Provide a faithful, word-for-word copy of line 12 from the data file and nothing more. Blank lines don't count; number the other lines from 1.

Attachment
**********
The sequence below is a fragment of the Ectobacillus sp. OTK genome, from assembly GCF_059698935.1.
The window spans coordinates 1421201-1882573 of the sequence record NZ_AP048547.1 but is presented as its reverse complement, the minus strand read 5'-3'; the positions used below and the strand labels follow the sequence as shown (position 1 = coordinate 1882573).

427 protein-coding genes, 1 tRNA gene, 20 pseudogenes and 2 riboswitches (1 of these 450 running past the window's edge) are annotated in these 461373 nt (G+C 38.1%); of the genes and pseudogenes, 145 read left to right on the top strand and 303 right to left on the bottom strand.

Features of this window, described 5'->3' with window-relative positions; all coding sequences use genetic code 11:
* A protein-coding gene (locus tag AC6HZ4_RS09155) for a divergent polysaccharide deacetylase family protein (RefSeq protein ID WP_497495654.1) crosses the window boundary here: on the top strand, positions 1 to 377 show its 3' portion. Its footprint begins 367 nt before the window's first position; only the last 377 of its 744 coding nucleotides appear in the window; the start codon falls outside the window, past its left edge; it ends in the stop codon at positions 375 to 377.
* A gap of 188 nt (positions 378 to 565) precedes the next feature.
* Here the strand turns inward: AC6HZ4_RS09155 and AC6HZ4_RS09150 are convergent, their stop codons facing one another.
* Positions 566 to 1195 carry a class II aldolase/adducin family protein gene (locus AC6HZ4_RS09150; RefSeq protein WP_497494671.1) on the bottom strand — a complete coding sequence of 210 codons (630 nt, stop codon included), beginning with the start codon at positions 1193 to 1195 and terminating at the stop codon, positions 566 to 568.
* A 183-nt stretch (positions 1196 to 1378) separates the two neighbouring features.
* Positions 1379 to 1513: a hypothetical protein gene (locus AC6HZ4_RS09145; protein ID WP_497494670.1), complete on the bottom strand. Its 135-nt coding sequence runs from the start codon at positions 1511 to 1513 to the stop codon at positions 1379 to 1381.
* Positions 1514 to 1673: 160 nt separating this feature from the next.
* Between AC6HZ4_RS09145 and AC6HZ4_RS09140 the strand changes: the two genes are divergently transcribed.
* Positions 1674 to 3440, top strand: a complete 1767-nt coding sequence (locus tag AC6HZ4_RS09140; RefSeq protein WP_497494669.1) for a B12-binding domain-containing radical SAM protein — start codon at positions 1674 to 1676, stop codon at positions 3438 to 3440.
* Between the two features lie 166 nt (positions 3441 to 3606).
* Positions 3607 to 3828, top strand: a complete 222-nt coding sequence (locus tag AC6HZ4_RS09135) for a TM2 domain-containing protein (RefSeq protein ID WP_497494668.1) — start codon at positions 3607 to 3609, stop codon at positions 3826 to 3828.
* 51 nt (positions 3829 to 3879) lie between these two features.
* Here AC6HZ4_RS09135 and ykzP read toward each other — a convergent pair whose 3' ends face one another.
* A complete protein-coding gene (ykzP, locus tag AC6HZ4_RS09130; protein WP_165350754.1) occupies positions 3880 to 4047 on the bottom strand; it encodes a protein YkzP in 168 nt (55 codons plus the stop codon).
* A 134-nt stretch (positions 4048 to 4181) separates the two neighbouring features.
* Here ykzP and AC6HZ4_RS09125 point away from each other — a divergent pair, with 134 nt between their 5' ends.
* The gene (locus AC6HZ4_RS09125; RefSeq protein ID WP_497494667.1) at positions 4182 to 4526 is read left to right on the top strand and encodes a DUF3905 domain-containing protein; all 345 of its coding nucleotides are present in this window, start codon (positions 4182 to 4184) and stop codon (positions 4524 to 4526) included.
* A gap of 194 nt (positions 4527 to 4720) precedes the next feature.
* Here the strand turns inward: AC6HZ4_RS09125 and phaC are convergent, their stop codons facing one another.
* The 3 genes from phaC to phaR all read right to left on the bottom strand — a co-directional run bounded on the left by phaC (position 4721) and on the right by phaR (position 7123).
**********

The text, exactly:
* Between AC6HZ4_RS09145 and AC6HZ4_RS09140 the strand changes: the two genes are divergently transcribed.